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The UK’s fintechs are stepping up amidst the COVID-19 crisis, rapidly creating new solutions to ease the financial pressure for customers. This will only further strengthen the new dynamic of collaboration between banks and fintechs.

Banks are now comfortable collaborating, rather than competing, with fintechs. One of the main attractions is a fintech’s agility and adaptability. Agile fintechs are better suited to pivoting quickly to focus on new solutions, including solutions that can help to mitigate the devastating economic impact of the COVID-19 pandemic.

It’s been announced, for example, that alternative lenders Funding Circle and ThinCats have received the green light from the British Business Bank to take part in the government’s coronavirus business interruption loan scheme (CBILS). It was this week announced that 52,807 CBILS loans have been applied for, with almost 28,000 still to be approved.

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Meanwhile Santander, a bank that has always had a strong relationship with fintechs, recently acquired a 50.1% stake in Ebury, a payments platform geared to providing SMEs with trade finance services that fuel international expansion. This move will help to bolster the bank’s embattled SME clients.

There are numerous other good examples of fintechs working on the financial frontline during the pandemic. One of the most significant contributions is the Covid Credit calculator, a new platform brought to life in just 48 hours in a collaboration between Fronted, 11:FS and Credit Kudos.

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Covid Credit helps self-employed workers to prove a loss of income needed to claim new government benefits. The creators believe that it will ease the significant administrative burden on the civil service and ensure that the UK’s sole traders make it through the crisis.

With consent, Covid Credit will securely access 12 months of data from the individual’s bank account, using open banking, demonstrating historic incomes and potential loss of earnings. It shows how easily fintechs can absorb the plethora of new data available in the rich open banking environment, which will put them in good stead for further growth after the pandemic.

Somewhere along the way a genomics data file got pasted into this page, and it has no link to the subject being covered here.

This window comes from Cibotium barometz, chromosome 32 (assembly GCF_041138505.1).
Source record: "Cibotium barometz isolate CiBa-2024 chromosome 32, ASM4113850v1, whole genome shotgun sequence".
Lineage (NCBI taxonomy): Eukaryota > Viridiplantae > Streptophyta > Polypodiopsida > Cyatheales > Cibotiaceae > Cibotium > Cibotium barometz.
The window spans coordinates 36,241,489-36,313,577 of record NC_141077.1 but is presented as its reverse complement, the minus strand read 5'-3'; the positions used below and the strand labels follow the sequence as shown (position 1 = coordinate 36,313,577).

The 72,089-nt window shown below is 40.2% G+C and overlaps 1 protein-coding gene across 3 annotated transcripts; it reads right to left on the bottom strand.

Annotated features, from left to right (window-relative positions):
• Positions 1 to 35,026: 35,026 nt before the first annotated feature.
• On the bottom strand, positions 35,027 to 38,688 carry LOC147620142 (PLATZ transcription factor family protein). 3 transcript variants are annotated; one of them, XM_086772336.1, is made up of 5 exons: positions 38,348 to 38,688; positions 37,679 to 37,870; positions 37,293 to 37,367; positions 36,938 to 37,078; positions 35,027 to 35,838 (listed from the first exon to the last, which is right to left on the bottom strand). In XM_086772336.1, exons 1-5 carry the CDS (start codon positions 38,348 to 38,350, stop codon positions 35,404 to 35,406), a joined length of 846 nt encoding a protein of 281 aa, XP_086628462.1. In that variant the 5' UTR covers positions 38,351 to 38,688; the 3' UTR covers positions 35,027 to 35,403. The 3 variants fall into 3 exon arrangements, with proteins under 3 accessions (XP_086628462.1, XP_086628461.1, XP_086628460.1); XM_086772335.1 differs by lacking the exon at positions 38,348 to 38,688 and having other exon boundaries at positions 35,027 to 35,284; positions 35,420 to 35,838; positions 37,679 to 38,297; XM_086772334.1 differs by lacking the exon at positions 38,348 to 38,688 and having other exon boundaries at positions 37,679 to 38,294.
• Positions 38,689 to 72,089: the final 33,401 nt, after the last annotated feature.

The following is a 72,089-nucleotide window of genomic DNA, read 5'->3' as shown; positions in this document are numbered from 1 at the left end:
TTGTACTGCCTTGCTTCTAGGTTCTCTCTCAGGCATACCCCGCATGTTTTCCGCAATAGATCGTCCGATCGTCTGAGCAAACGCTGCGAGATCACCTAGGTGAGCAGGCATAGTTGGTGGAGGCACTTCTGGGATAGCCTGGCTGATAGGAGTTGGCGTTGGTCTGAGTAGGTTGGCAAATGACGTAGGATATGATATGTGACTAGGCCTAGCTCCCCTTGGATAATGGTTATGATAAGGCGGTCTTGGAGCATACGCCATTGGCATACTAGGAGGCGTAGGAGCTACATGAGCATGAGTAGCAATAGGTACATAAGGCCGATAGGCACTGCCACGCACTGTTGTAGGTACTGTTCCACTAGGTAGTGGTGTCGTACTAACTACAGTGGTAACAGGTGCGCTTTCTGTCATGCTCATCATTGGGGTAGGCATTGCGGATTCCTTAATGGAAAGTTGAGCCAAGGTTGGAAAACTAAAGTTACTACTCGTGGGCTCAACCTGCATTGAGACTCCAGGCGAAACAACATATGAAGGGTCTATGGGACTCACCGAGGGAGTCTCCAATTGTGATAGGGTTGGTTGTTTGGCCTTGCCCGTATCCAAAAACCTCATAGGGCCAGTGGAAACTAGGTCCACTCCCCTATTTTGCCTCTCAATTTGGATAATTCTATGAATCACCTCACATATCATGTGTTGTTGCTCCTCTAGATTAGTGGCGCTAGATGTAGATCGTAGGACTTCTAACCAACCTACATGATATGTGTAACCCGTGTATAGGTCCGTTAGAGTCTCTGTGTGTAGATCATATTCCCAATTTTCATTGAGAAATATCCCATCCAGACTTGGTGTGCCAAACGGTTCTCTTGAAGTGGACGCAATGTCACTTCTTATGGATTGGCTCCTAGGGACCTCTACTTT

Then there is Wagestream, a service allowing people to access unpaid wages when they need them which has recently released a raft of new features to ease financial difficulties as COVID-19 bites. These timely additions include immediate overtime payments for healthcare workers; anyone who logs an overtime shift as COVID-19 can now access 80% of the wages earned immediately.

Other fintechs deserving of praise include budgeting app Moneyhub, which has extended its free trial from one month to six months, and AI-based personal assistant Cleo, which has published a range of tips and tricks on social media to help users make more of their money when staying at home.

Portify, which is focused on supporting gig economy workers, also now offers 0% interest advances to select members on expected Self-Employed Income Support Scheme grants as the grants do not kick in until June. This announcement was made after it found that the income of gig workers dropped by 30% in April.

Playing our part

With banks, and the other financial institutions becoming accredited lenders, struggling under the weight of CBILS, we’ve introduced a new product to help them reduce the strain on their systems and resources caused by high application volumes. Our technology is helping them to ensure that SMEs eligible for CBILS receive funds quickly.

The ezbob CBILS solution requires no integration to existing infrastructure. It’s a fully hosted and managed ecosystem with preconfigured APIs accessing data from the open banking environment. It’s also CBILS compliant, supporting eligibility, viability and British Business Bank reporting.

If this sounds interesting, please do get in touch to find out how we can support you in this difficult operating environment.